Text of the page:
# Jeopardy Bundle Subject
Resource Type
File Type

Zip

(17 MB)
Standards
8 Products in this Bundle
8 products
• Bundle Description
• StandardsNEW

Personally, I love using Jeopardy as a review game because it gives the students the choice of what level question they would like to answer (100 is easiest - 500 is the hardest) and allows each student to review the types of questions that will be on the test. The game also keeps the students engaged in the review process.

The bundle includes a template I use for my students accountability. Each student is required to work out each problem and write the answer in the correct box. I use these with dry erase markers and page protectors.

Right now the bundle includes Jeopardy review games for

- Fractions

- Rounding

- Multiplication Strategies

- Multiplication Unit

- Measurement

- Area and Perimeter

In the future, I will be adding division, addition and subtraction and geometry.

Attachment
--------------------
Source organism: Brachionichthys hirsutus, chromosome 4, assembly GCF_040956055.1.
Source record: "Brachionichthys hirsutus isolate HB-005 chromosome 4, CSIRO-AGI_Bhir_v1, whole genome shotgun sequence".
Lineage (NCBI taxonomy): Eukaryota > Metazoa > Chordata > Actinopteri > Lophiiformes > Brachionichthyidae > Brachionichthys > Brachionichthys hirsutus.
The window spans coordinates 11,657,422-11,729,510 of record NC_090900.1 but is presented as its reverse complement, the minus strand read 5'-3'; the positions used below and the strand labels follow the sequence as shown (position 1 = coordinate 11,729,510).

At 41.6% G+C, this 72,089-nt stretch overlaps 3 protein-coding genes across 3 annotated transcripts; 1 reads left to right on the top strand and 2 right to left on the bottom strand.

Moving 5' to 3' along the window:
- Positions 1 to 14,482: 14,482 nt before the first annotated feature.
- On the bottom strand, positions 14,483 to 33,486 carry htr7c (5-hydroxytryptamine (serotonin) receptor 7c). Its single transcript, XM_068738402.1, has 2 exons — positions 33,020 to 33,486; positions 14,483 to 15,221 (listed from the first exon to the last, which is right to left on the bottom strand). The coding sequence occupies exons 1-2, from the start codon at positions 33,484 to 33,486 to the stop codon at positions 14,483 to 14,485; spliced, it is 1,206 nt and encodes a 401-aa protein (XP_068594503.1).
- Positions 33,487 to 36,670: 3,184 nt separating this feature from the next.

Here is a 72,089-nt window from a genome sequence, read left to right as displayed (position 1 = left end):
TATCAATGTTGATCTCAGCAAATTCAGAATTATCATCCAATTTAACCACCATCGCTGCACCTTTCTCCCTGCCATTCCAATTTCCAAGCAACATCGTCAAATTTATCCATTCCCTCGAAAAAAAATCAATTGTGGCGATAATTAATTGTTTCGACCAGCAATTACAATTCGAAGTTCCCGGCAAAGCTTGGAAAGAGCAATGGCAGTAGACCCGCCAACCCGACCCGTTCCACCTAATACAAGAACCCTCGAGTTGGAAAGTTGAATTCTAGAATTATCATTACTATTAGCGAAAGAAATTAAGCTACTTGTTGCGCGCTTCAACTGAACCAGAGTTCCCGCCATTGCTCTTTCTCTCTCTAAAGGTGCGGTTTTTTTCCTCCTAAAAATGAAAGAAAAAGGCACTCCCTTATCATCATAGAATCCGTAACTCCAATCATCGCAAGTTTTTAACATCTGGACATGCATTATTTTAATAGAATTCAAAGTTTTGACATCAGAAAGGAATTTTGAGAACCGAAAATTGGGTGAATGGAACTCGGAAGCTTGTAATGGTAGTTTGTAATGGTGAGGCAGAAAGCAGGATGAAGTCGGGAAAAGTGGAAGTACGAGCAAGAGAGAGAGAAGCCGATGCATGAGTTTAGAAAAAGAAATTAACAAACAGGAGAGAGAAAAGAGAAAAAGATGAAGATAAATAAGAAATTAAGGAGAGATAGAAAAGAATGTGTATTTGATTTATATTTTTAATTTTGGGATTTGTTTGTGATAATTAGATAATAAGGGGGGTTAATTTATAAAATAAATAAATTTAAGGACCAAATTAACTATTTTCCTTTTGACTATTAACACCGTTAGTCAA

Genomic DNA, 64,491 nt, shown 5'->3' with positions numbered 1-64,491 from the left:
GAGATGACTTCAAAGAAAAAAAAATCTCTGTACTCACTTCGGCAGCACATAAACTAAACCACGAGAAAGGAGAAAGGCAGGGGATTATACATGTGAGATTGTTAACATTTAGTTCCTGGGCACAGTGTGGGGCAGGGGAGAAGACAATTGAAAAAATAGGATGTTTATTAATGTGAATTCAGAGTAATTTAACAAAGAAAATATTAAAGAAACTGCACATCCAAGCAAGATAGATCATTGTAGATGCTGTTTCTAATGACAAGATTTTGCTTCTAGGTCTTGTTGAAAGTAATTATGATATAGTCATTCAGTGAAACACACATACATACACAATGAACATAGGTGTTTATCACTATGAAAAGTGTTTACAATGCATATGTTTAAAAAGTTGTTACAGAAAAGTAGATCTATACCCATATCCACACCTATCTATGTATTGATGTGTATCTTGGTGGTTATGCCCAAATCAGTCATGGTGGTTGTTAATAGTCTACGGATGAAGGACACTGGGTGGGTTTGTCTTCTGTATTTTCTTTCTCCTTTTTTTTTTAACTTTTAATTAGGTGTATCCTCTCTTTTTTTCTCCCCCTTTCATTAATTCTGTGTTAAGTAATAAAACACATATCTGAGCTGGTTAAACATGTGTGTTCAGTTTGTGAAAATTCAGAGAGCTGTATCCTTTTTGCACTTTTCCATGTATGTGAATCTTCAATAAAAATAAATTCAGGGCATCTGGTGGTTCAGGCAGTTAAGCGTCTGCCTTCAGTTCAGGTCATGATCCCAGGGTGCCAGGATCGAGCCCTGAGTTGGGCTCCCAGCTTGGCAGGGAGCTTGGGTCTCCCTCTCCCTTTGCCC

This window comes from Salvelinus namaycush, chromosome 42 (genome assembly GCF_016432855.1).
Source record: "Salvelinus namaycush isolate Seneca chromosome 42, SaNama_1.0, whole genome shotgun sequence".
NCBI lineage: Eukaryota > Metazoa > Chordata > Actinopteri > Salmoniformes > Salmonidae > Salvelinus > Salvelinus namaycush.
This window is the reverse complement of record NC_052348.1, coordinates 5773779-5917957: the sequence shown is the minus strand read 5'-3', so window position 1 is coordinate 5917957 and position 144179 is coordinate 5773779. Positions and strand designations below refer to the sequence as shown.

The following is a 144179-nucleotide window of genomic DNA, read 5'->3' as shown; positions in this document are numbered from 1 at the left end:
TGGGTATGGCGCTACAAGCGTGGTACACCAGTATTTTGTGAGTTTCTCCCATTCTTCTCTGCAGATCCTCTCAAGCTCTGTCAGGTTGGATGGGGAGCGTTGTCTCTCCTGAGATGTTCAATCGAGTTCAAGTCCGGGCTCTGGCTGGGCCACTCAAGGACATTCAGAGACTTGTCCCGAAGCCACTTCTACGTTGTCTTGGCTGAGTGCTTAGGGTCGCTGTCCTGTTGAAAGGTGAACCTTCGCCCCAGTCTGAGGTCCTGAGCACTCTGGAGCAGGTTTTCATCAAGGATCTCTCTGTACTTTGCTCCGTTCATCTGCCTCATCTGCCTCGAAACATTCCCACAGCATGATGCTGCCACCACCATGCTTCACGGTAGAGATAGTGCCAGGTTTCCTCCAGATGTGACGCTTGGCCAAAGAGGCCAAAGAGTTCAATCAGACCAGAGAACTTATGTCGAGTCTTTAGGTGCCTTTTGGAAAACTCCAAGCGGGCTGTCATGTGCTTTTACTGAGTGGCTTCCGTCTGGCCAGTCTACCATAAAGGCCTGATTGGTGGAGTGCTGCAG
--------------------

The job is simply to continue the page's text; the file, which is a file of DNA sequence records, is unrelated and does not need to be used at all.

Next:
The games are aligned to the third grade common core standards.

Recognize area as additive. Find areas of rectilinear figures by decomposing them into non-overlapping rectangles and adding the areas of the non-overlapping parts, applying this technique to solve real world problems.
Use tiling to show in a concrete case that the area of a rectangle with whole-number side lengths 𝘢 and 𝘣 + 𝘤 is the sum of 𝘢 × 𝘣 and 𝘢 × 𝘤. Use area models to represent the distributive property in mathematical reasoning.
Compare two fractions with the same numerator or the same denominator by reasoning about their size. Recognize that comparisons are valid only when the two fractions refer to the same whole. Record the results of comparisons with the symbols >, =, or <, and justify the conclusions, e.g., by using a visual fraction model.
Express whole numbers as fractions, and recognize fractions that are equivalent to whole numbers. Examples: Express 3 in the form 3 = 3/1; recognize that 6/1 = 6; locate 4/4 and 1 at the same point of a number line diagram.
Recognize and generate simple equivalent fractions, (e.g., 1/2 = 2/4, 4/6 = 2/3). Explain why the fractions are equivalent, e.g., by using a visual fraction model.
Total Pages
N/A
Included
Teaching Duration
45 minutes
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